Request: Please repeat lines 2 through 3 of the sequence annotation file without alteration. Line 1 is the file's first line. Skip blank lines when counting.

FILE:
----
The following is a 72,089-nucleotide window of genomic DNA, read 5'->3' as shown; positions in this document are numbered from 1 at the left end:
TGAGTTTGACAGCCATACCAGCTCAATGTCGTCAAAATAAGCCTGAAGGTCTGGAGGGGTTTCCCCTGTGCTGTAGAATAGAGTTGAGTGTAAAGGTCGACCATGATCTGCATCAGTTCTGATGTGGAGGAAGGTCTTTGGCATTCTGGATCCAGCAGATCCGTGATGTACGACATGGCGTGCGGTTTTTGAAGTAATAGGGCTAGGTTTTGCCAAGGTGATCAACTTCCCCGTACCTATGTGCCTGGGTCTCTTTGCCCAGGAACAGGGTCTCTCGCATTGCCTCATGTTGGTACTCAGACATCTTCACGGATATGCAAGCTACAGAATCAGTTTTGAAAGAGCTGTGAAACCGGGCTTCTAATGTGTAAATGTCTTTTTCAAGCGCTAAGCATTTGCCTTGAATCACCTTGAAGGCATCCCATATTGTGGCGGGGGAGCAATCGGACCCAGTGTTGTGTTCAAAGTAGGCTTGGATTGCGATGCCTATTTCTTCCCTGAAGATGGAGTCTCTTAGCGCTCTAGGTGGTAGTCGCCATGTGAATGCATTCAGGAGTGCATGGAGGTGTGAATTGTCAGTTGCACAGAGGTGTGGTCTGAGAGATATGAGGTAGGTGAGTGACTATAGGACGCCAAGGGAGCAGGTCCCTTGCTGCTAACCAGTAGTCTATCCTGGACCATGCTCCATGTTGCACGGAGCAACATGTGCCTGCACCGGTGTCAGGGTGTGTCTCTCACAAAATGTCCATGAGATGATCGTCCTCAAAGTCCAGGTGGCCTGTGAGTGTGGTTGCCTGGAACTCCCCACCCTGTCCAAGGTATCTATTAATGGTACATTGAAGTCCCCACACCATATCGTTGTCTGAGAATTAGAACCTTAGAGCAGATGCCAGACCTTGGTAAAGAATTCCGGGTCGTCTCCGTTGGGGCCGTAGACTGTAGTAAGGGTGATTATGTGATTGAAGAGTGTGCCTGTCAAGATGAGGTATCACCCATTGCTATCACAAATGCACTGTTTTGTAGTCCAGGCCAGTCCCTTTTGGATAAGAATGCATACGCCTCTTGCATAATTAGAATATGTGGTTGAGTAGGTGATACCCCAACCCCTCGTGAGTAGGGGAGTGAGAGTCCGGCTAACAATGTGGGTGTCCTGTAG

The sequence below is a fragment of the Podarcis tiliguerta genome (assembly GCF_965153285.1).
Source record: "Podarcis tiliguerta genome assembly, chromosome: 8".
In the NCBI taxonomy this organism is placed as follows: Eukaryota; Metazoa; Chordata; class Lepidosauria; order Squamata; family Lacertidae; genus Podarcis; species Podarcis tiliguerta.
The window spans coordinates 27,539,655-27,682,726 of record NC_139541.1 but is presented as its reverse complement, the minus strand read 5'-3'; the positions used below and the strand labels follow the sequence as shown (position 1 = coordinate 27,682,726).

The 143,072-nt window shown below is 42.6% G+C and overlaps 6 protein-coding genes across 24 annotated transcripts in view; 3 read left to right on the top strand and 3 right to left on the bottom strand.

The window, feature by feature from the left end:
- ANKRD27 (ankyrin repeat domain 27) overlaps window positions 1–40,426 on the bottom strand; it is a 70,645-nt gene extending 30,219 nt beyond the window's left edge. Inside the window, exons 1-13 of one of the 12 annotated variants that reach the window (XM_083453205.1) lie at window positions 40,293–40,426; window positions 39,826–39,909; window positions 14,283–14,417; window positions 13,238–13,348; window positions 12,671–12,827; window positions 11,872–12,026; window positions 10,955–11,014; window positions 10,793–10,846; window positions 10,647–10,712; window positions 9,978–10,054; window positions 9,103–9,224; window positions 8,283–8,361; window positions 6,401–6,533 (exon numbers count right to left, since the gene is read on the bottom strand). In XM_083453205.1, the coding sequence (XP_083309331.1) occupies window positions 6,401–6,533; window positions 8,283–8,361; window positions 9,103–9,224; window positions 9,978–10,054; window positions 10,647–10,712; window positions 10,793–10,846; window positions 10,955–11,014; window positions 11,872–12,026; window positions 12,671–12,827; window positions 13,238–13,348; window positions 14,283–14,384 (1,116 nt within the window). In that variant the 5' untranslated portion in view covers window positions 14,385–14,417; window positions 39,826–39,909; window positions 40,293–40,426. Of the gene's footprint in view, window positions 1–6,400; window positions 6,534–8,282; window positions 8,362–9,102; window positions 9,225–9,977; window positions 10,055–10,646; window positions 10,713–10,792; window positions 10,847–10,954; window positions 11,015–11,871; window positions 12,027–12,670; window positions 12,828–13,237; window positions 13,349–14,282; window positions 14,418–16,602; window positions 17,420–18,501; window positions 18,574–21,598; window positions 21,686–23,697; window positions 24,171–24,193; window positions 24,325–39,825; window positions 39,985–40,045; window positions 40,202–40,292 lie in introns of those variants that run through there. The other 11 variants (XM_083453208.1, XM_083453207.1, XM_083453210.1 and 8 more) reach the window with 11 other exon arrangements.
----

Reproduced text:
TGAGTTTGACAGCCATACCAGCTCAATGTCGTCAAAATAAGCCTGAAGGTCTGGAGGGGTTTCCCCTGTGCTGTAGAATAGAGTTGAGTGTAAAGGTCGACCATGATCTGCATCAGTTCTGATGTGGAGGAAGGTCTTTGGCATTCTGGATCCAGCAGATCCGTGATGTACGACATGGCGTGCGGTTTTTGAAGTAATAGGGCTAGGTTTTGCCAAGGTGATCAACTTCCCCGTACCTATGTGCCTGGGTCTCTTTGCCCAGGAACAGGGTCTCTCGCATTGCCTCATGTTGGTACTCAGACATCTTCACGGATATGCAAGCTACAGAATCAGTTTTGAAAGAGCTGTGAAACCGGGCTTCTAATGTGTAAATGTCTTTTTCAAGCGCTAAGCATTTGCCTTGAATCACCTTGAAGGCATCCCATATTGTGGCGGGGGAGCAATCGGACCCAGTGTTGTGTTCAAAGTAGGCTTGGATTGCGATGCCTATTTCTTCCCTGAAGATGGAGTCTCTTAGCGCTCTAGGTGGTAGTCGCCATGTGAATGCATTCAGGAGTGCATGGAGGTGTGAATTGTCAGTTGCACAGAGGTGTGGTCTGAGAGATATGAGGTAGGTGAGTGACTATAGGACGCCAAGGGAGCAGGTCCCTTGCTGCTAACCAGTAGTCTATCCTGGACCATGCTCCATGTTGCACGGAGCAACATGTGCCTGCACCGGTGTCAGGGTGTGTCTCTCACAAAATGTCCATGAGATGATCGTCCTCAAAGTCCAGGTGGCCTGTGAGTGTGGTTGCCTGGAACTCCCCACCCTGTCCAAGGTATCTATTAATGGTACATTGAAGTCCCCACACCATATCGTTGTCTGAGAATTAGAACCTTAGAGCAGATGCCAGACCTTGGTAAAGAATTCCGGGTCGTCTCCGTTGGGGCCGTAGACTGTAGTAAGGGTGATTATGTGATTGAAGAGTGTGCCTGTCAAGATGAGGTATCACCCATTGCTATCACAAATGCACTGTTTTGTAGTCCAGGCCAGTCCCTTTTGGATAAGAATGCATACGCCTCTTGCATAATTAGAATATGTGGTTGAGTAGGTGATACCCCAACCCCTCGTGAGTAGGGGAGTGAGAGTCCGGCTAACAATGTGGGTGTCCTGTAG

The sequence below is a fragment of the Podarcis tiliguerta genome (assembly GCF_965153285.1).